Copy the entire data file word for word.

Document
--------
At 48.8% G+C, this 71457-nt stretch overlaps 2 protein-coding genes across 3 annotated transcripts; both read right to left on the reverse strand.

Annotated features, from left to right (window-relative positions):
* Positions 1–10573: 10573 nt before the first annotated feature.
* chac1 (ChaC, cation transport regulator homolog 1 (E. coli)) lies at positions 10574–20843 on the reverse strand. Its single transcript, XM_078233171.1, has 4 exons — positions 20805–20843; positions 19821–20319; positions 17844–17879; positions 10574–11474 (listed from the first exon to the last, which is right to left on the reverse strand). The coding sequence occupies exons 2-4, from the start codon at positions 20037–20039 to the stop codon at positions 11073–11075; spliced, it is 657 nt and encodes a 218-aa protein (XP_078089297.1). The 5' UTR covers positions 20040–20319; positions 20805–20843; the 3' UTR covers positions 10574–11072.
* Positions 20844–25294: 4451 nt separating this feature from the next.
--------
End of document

At 48.8% G+C, this 71457-nt stretch overlaps 2 protein-coding genes across 3 annotated transcripts; both read right to left on the reverse strand.

Annotated features, from left to right (window-relative positions):
* Positions 1–10573: 10573 nt before the first annotated feature.
* chac1 (ChaC, cation transport regulator homolog 1 (E. coli)) lies at positions 10574–20843 on the reverse strand. Its single transcript, XM_078233171.1, has 4 exons — positions 20805–20843; positions 19821–20319; positions 17844–17879; positions 10574–11474 (listed from the first exon to the last, which is right to left on the reverse strand). The coding sequence occupies exons 2-4, from the start codon at positions 20037–20039 to the stop codon at positions 11073–11075; spliced, it is 657 nt and encodes a 218-aa protein (XP_078089297.1). The 5' UTR covers positions 20040–20319; positions 20805–20843; the 3' UTR covers positions 10574–11072.
* Positions 20844–25294: 4451 nt separating this feature from the next.